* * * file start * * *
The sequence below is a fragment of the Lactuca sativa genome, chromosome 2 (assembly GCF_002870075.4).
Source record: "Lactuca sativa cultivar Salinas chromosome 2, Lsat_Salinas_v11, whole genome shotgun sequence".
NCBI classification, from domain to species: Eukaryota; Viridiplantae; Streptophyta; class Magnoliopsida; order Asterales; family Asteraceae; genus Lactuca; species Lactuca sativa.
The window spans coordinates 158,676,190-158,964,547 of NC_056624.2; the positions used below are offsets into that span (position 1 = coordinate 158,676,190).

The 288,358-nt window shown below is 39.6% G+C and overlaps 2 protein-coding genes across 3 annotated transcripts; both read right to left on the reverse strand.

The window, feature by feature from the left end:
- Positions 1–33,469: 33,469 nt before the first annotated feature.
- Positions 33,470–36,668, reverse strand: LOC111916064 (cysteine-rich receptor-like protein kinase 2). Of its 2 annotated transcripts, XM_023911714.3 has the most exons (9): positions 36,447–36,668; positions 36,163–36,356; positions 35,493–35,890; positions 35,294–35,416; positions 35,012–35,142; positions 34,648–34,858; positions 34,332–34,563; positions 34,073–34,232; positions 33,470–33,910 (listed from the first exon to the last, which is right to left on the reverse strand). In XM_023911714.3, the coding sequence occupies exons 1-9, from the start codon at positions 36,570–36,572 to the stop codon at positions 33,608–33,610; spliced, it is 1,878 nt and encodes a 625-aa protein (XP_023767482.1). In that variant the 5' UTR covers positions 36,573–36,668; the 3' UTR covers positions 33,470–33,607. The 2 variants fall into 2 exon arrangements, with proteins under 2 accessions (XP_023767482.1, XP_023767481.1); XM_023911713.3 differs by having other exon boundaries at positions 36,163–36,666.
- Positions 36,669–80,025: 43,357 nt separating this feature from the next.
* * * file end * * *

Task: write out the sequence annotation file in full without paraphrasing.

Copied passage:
The sequence below is a fragment of the Lactuca sativa genome, chromosome 2 (assembly GCF_002870075.4).
Source record: "Lactuca sativa cultivar Salinas chromosome 2, Lsat_Salinas_v11, whole genome shotgun sequence".
NCBI classification, from domain to species: Eukaryota; Viridiplantae; Streptophyta; class Magnoliopsida; order Asterales; family Asteraceae; genus Lactuca; species Lactuca sativa.
The window spans coordinates 158,676,190-158,964,547 of NC_056624.2; the positions used below are offsets into that span (position 1 = coordinate 158,676,190).

The 288,358-nt window shown below is 39.6% G+C and overlaps 2 protein-coding genes across 3 annotated transcripts; both read right to left on the reverse strand.

The window, feature by feature from the left end:
- Positions 1–33,469: 33,469 nt before the first annotated feature.
- Positions 33,470–36,668, reverse strand: LOC111916064 (cysteine-rich receptor-like protein kinase 2). Of its 2 annotated transcripts, XM_023911714.3 has the most exons (9): positions 36,447–36,668; positions 36,163–36,356; positions 35,493–35,890; positions 35,294–35,416; positions 35,012–35,142; positions 34,648–34,858; positions 34,332–34,563; positions 34,073–34,232; positions 33,470–33,910 (listed from the first exon to the last, which is right to left on the reverse strand). In XM_023911714.3, the coding sequence occupies exons 1-9, from the start codon at positions 36,570–36,572 to the stop codon at positions 33,608–33,610; spliced, it is 1,878 nt and encodes a 625-aa protein (XP_023767482.1). In that variant the 5' UTR covers positions 36,573–36,668; the 3' UTR covers positions 33,470–33,607. The 2 variants fall into 2 exon arrangements, with proteins under 2 accessions (XP_023767482.1, XP_023767481.1); XM_023911713.3 differs by having other exon boundaries at positions 36,163–36,666.
- Positions 36,669–80,025: 43,357 nt separating this feature from the next.